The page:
3. The comparison dies not match Javascript vs php that does not make sense. You can say nodejs vs php then you can compare. Ssr with frameworks can still be done with php if you want to but why would you since you can gain with both ends if you are laravel developer and decide to use live-wire. Swoole also gives php some features of nodejs event driven approach

  4. I am very confused by this article. No mention that Javascript is front end and PHP is back end? And the title “Why Don’t People Like PHP?” But The article is a comparison of PHP and Javascript and not a discussion on what makes people not like PHP. How did you choose Zend as the most popular PHP framework? Laravel is arguably the most popular. How about mentioning that you can and probably should use both? I don’t know of many sites running on PHP that don’t have Javascript on the front end. It makes no sense that Javascript developers need to be familiar with HTML and CSS but PHP developers don’t. I understand the point of this article or what it is you’re trying to accomplish. A LOT more research should have been done.

    1. It’s > 2015, javascript is just as strong back-end wise as PHP, though on the back-end i prefer GoLang!

  5. Small point: PHP has very similar scoping rules to JS. You present this aspect of both languages as if PHP has none at all, this is very misleading. Furthermore, you neglected to mention PHP’s namespacing feature (which makes managing scope MUCH easier). This section of your article is deeply flawed.

    I love using both languages, and I agree that the non-blocking io/async nature of JS is very powerful. But badly written JS is usually harder to fix than badly written PHP (callback hell etc).

    FWIW, I’m the tech editor of PHP 8 Objects, Patterns, and Practice (Zandstra, 2020).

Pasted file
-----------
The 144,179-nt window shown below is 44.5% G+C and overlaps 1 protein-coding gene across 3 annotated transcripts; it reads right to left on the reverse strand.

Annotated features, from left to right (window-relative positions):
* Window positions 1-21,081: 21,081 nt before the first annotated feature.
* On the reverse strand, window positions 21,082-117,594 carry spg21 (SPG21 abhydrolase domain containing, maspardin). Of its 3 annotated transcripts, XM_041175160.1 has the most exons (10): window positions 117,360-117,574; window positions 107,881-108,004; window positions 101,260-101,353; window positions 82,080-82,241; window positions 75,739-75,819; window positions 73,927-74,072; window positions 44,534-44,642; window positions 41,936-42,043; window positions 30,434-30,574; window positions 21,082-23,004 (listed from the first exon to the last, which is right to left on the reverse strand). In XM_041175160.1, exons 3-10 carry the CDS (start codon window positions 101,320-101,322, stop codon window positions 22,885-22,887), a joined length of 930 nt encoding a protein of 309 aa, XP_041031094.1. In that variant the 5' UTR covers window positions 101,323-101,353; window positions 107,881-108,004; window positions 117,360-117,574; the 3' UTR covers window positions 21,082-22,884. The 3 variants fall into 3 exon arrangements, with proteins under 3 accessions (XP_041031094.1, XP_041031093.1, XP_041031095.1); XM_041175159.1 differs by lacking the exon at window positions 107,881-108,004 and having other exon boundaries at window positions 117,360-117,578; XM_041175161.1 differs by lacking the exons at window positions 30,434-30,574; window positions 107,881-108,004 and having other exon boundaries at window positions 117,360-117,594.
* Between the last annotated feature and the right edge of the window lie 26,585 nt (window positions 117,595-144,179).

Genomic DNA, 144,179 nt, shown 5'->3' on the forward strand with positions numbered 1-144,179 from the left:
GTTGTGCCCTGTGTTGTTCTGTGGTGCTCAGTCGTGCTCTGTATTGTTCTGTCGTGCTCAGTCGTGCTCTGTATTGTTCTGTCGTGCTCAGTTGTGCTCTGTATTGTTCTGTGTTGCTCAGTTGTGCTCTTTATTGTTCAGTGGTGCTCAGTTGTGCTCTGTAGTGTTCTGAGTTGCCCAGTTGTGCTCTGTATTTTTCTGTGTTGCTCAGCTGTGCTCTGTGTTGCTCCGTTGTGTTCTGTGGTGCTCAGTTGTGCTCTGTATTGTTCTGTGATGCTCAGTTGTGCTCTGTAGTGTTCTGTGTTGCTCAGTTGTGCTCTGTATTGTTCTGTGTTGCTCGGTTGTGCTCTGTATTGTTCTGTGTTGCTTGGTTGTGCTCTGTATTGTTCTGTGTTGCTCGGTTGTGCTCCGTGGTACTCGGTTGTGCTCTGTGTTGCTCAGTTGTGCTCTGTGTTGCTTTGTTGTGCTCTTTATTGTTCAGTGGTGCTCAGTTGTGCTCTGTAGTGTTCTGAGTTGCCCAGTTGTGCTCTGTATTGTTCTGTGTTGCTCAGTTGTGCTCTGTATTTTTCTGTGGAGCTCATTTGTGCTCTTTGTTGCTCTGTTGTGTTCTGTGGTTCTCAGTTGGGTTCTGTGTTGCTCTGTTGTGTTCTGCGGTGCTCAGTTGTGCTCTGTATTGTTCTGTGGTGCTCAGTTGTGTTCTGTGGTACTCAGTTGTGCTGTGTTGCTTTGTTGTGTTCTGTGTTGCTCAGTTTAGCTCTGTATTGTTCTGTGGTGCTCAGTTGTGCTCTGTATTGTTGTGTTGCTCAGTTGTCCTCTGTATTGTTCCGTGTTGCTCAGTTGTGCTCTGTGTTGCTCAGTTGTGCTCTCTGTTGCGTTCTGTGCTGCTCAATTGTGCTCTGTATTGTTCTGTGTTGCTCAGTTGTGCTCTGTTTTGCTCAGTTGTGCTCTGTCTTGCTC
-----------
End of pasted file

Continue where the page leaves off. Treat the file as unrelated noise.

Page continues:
6. You all really seem to be trying a lot to press php put of the game. Till tomorrow, php is still outperforming JavaScript in web development. Talk about security, etc…

  7. People don’t like PHP because its not the flashy new language. They make silly comparisons between PHP (a language) and a front-end framework (React, Vue, etc…). They make performance assertions based on NodeJS being asyncronous and PHP not. While PHP is run in the context of a webserver that is running multiple threads, each thread capable of executing your PHP code. The application model between nodeJS and PHP is completely different, you don’t necessarily need async or threading at the PHP language level.

    1. Agree, a developer saying Javascript is fast because it is async has no clue on underlying engines. With opcache and optimizations starting with php7, php is one of the fastest scripting languages around on runtime.

      This discussion is also cheesy as many veteran (and successful) coders/architects just choose the appropriate programming language according to the project and they generally have no problem on switching between different languages as they already know the main concepts. This is the discussion of junior coders on what to learn first which unfortunately author seemed to stay in that level.

  8. There are many confusing things in this post that shows that the author does not fully understand PHP, or JavaScript for that matter.